1968 Formula One season
|1968 Formula One season|
|Drivers' Champion: Graham Hill|
Constructors' Champion: Lotus-Ford
The 1968 Formula One season was the 22nd season of the FIA's Formula One motor racing. It featured the 19th FIA World Championship, which commenced on 1 January 1968, and ended on 3 November after twelve races, and numerous non-championship races.
- 1 Season summary
- 2 Race by race
- 2.1 Early season
- 2.2 European Summer
- 2.3 North American Trilogy
- 3 Season review
- 4 Teams and drivers
- 5 1968 Drivers' Championship final standings
- 6 1968 Constructors' Championship final standings
- 7 Non-Championship race results
- 8 Notes and references
- 9 External links
Although they had failed to win the title in 1967, by the end of the season the Lotus 49 and the DFV engine were mature enough to make the Lotus team dominant again. For 1968 Lotus lost its exclusive right to use the DFV. McLaren built a new DFV-powered car and a new force appeared on the scene when Ken Tyrrell entered his own team using a Cosworth-powered car built by French aeronautics company Matra and driven by ex-BRM driver Jackie Stewart.
Unsurprisingly the season-opening 1968 South African Grand Prix confirmed Lotus' superiority, with Jim Clark and Graham Hill finishing 1–2. It would be Clark's last win. On 7 April 1968 Clark, one of the most successful and popular drivers of all time, was killed at Hockenheim in a non-championship Formula Two event. The Scotsman had gone off the track caused by what was believed to be a deflating rear tire; 90% of the Hockenheim circuit was made up of 2 long, slightly curving straights running through thick forests. And because there was no protection from the solid trees lining the circuit on both sides, Clark's Lotus smashed into a wall of trees, breaking the hapless Scotsman's neck and killing him instantly; the car was totally destroyed and people had stolen the dismounted engine and gearbox from the destroyed Lotus.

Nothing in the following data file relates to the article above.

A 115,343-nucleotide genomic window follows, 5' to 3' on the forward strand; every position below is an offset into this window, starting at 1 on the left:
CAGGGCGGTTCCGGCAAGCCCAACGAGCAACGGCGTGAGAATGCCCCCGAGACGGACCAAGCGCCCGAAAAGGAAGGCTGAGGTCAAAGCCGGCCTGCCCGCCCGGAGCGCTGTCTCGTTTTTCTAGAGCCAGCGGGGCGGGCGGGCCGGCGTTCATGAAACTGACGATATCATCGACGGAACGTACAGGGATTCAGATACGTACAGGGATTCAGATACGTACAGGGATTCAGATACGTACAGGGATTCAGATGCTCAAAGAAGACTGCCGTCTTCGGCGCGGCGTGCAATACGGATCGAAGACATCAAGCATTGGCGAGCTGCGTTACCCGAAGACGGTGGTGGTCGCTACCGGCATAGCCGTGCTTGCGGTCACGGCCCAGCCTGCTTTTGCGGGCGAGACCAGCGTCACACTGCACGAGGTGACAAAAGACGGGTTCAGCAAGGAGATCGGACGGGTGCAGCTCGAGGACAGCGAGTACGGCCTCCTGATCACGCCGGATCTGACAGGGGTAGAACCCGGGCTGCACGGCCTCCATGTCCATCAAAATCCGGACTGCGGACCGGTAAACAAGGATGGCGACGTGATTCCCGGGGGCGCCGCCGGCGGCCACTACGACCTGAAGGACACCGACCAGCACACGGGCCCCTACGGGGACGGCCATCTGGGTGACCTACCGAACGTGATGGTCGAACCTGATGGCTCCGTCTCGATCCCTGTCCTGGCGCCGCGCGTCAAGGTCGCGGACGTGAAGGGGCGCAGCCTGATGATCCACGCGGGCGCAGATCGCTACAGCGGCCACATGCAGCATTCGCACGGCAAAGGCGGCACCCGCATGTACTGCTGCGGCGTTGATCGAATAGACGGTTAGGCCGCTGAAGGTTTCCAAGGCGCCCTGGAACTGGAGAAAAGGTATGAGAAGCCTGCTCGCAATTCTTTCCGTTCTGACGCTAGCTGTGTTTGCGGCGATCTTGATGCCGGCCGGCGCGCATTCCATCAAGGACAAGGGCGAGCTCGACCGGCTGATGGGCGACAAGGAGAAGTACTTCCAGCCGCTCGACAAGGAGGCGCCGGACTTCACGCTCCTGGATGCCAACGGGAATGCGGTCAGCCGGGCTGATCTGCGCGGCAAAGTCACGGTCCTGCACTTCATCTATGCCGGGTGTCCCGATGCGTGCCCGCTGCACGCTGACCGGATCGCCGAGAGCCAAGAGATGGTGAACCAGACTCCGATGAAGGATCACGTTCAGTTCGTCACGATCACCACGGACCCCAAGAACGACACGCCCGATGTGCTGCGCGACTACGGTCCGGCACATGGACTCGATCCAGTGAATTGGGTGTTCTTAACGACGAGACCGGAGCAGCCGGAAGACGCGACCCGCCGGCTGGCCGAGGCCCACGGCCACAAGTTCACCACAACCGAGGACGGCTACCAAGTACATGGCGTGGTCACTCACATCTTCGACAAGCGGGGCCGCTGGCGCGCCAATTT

The season saw three significant innovations. The first was the arrival of unrestricted sponsorship, which the FIA decided to permit that year after the withdrawal of support from automobile related firms like BP, Shell and Firestone. Team Gunston, a South African privateer team, was the first Formula One team to paint their cars in the livery of their sponsors when they entered a private Brabham for John Love, painted in the colours of Gunston cigarettes, in the 1968 South African Grand Prix. In the next round at the 1968 Spanish Grand Prix Lotus became the first works team to follow this example, with Graham Hill's Lotus 49B entered in the Red, Gold and White colors of Imperial Tobacco's Gold Leaf brand. The second innovation was the introduction of wings as seen previously on various cars including the Chaparral 2F sports car. Colin Chapman introduced modest front wings and a spoiler on Graham Hill's Lotus 49B at the 1968 Monaco Grand Prix. Brabham and Ferrari went one better at the 1968 Belgian Grand Prix with full width wings mounted on struts high above the driver. Lotus replied with a full width wing directly connected to the rear suspension that required a redesign of suspension wishbones and transmission shafts. Matra then produced a high mounted front wing connected to the front suspension. This last innovation was mostly used during practice as it required a lot of effort from the driver. By the end of the season most teams were using sophisticated wings. Lastly, the third innovation was the introduction of a full face helmet for drivers, with Dan Gurney becoming the first driver to wear such helmet at the 1968 German Grand Prix.